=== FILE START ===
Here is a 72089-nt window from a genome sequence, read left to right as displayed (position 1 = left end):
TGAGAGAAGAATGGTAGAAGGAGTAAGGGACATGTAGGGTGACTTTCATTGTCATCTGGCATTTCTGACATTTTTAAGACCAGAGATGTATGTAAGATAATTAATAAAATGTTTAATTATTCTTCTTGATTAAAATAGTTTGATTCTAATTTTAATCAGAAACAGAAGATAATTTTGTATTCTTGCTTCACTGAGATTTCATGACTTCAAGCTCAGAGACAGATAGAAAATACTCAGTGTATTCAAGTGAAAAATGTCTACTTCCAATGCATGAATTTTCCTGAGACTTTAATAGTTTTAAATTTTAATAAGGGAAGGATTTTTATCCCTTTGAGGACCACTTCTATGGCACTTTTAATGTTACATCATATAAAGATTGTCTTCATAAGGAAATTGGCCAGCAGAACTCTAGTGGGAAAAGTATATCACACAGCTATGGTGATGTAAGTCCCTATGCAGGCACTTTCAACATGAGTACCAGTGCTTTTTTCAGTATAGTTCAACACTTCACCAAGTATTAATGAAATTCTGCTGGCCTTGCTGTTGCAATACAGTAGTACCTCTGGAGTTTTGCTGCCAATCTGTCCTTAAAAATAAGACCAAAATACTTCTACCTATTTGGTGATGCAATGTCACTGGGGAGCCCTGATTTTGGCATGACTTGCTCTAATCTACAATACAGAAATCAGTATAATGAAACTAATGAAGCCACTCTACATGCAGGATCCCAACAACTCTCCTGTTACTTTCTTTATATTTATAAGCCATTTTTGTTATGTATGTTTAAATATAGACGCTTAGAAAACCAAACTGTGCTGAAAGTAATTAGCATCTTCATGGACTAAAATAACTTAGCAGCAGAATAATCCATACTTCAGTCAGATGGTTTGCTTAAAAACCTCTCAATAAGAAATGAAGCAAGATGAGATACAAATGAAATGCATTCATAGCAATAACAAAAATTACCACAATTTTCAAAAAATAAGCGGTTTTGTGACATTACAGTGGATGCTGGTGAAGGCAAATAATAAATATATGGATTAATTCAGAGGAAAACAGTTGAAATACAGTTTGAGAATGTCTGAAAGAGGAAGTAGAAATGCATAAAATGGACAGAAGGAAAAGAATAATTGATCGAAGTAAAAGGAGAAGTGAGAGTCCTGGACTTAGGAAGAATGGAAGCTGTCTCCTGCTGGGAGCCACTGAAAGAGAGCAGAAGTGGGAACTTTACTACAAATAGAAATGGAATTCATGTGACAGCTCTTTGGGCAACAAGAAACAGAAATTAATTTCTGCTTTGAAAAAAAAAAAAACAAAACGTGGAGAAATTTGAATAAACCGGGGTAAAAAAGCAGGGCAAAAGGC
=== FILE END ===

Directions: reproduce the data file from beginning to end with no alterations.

Here is a 72089-nt window from a genome sequence, read left to right as displayed (position 1 = left end):
TGAGAGAAGAATGGTAGAAGGAGTAAGGGACATGTAGGGTGACTTTCATTGTCATCTGGCATTTCTGACATTTTTAAGACCAGAGATGTATGTAAGATAATTAATAAAATGTTTAATTATTCTTCTTGATTAAAATAGTTTGATTCTAATTTTAATCAGAAACAGAAGATAATTTTGTATTCTTGCTTCACTGAGATTTCATGACTTCAAGCTCAGAGACAGATAGAAAATACTCAGTGTATTCAAGTGAAAAATGTCTACTTCCAATGCATGAATTTTCCTGAGACTTTAATAGTTTTAAATTTTAATAAGGGAAGGATTTTTATCCCTTTGAGGACCACTTCTATGGCACTTTTAATGTTACATCATATAAAGATTGTCTTCATAAGGAAATTGGCCAGCAGAACTCTAGTGGGAAAAGTATATCACACAGCTATGGTGATGTAAGTCCCTATGCAGGCACTTTCAACATGAGTACCAGTGCTTTTTTCAGTATAGTTCAACACTTCACCAAGTATTAATGAAATTCTGCTGGCCTTGCTGTTGCAATACAGTAGTACCTCTGGAGTTTTGCTGCCAATCTGTCCTTAAAAATAAGACCAAAATACTTCTACCTATTTGGTGATGCAATGTCACTGGGGAGCCCTGATTTTGGCATGACTTGCTCTAATCTACAATACAGAAATCAGTATAATGAAACTAATGAAGCCACTCTACATGCAGGATCCCAACAACTCTCCTGTTACTTTCTTTATATTTATAAGCCATTTTTGTTATGTATGTTTAAATATAGACGCTTAGAAAACCAAACTGTGCTGAAAGTAATTAGCATCTTCATGGACTAAAATAACTTAGCAGCAGAATAATCCATACTTCAGTCAGATGGTTTGCTTAAAAACCTCTCAATAAGAAATGAAGCAAGATGAGATACAAATGAAATGCATTCATAGCAATAACAAAAATTACCACAATTTTCAAAAAATAAGCGGTTTTGTGACATTACAGTGGATGCTGGTGAAGGCAAATAATAAATATATGGATTAATTCAGAGGAAAACAGTTGAAATACAGTTTGAGAATGTCTGAAAGAGGAAGTAGAAATGCATAAAATGGACAGAAGGAAAAGAATAATTGATCGAAGTAAAAGGAGAAGTGAGAGTCCTGGACTTAGGAAGAATGGAAGCTGTCTCCTGCTGGGAGCCACTGAAAGAGAGCAGAAGTGGGAACTTTACTACAAATAGAAATGGAATTCATGTGACAGCTCTTTGGGCAACAAGAAACAGAAATTAATTTCTGCTTTGAAAAAAAAAAAAACAAAACGTGGAGAAATTTGAATAAACCGGGGTAAAAAAGCAGGGCAAAAGGC